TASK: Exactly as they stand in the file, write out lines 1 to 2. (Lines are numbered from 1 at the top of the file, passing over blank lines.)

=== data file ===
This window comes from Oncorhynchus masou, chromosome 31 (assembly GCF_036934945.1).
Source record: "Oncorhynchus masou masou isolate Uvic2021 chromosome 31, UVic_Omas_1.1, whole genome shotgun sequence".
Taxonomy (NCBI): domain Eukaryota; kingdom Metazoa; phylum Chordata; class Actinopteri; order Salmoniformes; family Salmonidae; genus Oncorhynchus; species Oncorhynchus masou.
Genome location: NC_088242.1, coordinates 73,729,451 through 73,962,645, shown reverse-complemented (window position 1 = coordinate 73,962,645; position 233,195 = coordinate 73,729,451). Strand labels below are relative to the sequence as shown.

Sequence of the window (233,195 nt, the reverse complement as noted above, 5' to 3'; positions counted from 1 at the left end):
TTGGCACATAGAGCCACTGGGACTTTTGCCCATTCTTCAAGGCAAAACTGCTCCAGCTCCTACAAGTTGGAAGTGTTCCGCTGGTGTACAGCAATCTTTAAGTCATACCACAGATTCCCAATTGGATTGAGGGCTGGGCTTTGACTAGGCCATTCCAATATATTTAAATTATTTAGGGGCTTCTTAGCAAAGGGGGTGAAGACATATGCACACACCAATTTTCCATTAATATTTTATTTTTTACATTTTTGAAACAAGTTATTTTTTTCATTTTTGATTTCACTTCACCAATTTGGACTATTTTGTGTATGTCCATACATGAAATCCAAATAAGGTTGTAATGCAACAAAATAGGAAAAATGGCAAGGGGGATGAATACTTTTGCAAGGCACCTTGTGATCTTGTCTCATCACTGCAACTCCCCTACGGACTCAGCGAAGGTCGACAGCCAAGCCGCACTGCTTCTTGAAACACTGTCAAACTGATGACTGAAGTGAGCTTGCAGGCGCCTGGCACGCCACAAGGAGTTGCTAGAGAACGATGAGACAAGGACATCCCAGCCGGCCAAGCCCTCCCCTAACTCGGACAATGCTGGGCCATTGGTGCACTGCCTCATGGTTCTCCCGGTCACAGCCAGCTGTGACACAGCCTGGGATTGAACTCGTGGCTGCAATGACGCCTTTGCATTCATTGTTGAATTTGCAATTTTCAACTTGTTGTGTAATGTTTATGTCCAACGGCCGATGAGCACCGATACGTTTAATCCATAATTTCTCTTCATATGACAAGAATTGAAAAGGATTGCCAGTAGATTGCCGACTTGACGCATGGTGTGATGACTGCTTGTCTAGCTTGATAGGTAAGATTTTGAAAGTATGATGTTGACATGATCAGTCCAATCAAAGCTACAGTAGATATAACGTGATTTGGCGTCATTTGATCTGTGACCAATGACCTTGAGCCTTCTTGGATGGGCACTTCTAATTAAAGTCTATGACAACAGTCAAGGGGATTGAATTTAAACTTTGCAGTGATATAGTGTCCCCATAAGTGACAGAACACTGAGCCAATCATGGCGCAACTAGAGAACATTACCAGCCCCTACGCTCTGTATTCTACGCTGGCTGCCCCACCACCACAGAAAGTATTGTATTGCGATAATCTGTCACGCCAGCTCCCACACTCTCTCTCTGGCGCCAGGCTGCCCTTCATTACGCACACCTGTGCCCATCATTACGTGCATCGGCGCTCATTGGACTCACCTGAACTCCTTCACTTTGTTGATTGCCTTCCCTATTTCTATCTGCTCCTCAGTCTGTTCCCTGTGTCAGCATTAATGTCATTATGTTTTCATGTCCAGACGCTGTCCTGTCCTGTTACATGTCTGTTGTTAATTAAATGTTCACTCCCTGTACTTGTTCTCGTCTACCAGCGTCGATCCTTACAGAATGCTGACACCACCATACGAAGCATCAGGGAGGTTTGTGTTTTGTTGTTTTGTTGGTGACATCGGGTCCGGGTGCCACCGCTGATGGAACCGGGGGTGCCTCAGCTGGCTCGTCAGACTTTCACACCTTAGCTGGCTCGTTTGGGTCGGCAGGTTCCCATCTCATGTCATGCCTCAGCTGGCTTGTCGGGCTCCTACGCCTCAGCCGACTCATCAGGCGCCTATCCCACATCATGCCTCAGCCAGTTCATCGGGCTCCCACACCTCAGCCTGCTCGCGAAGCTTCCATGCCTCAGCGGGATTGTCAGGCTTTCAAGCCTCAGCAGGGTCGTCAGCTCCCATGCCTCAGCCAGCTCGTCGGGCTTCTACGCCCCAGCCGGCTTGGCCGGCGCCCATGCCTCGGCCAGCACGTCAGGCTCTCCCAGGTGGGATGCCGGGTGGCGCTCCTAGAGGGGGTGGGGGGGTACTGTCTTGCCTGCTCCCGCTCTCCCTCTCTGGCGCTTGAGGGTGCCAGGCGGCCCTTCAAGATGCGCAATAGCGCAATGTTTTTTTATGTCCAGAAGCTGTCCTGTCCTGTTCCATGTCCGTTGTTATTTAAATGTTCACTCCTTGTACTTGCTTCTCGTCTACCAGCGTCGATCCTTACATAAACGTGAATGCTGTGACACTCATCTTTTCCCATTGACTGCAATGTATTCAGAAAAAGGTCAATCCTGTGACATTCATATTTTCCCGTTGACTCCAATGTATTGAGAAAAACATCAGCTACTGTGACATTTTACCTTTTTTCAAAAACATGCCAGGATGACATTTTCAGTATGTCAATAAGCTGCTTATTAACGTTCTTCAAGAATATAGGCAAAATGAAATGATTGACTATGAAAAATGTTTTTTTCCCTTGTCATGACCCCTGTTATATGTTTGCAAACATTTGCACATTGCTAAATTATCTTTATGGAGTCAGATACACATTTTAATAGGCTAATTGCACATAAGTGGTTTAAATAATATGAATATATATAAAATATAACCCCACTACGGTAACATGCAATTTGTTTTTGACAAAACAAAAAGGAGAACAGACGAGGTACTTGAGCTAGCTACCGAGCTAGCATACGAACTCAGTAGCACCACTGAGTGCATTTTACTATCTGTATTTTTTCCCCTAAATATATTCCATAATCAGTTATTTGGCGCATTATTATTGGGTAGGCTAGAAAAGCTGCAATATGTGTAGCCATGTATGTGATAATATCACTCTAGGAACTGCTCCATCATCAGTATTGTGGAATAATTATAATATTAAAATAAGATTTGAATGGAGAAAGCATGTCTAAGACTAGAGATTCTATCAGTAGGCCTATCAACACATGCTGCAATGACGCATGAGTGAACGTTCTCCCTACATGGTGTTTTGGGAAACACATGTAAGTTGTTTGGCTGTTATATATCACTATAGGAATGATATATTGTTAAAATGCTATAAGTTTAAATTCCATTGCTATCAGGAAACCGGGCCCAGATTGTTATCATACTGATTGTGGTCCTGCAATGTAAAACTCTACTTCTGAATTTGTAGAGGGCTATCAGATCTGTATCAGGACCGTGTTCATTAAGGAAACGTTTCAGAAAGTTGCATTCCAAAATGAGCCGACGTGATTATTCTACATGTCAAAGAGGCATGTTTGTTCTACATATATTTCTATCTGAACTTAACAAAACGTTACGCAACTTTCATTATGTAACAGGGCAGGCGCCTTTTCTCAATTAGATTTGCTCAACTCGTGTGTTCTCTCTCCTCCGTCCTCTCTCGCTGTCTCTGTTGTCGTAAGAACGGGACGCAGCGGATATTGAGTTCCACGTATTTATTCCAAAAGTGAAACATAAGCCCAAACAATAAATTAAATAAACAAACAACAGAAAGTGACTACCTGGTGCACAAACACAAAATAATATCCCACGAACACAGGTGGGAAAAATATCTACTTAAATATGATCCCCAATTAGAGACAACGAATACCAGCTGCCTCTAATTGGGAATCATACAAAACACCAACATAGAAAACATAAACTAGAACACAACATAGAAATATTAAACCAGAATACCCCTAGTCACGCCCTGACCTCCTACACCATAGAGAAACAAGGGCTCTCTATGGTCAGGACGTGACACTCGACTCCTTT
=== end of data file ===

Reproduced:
This window comes from Oncorhynchus masou, chromosome 31 (assembly GCF_036934945.1).
Source record: "Oncorhynchus masou masou isolate Uvic2021 chromosome 31, UVic_Omas_1.1, whole genome shotgun sequence".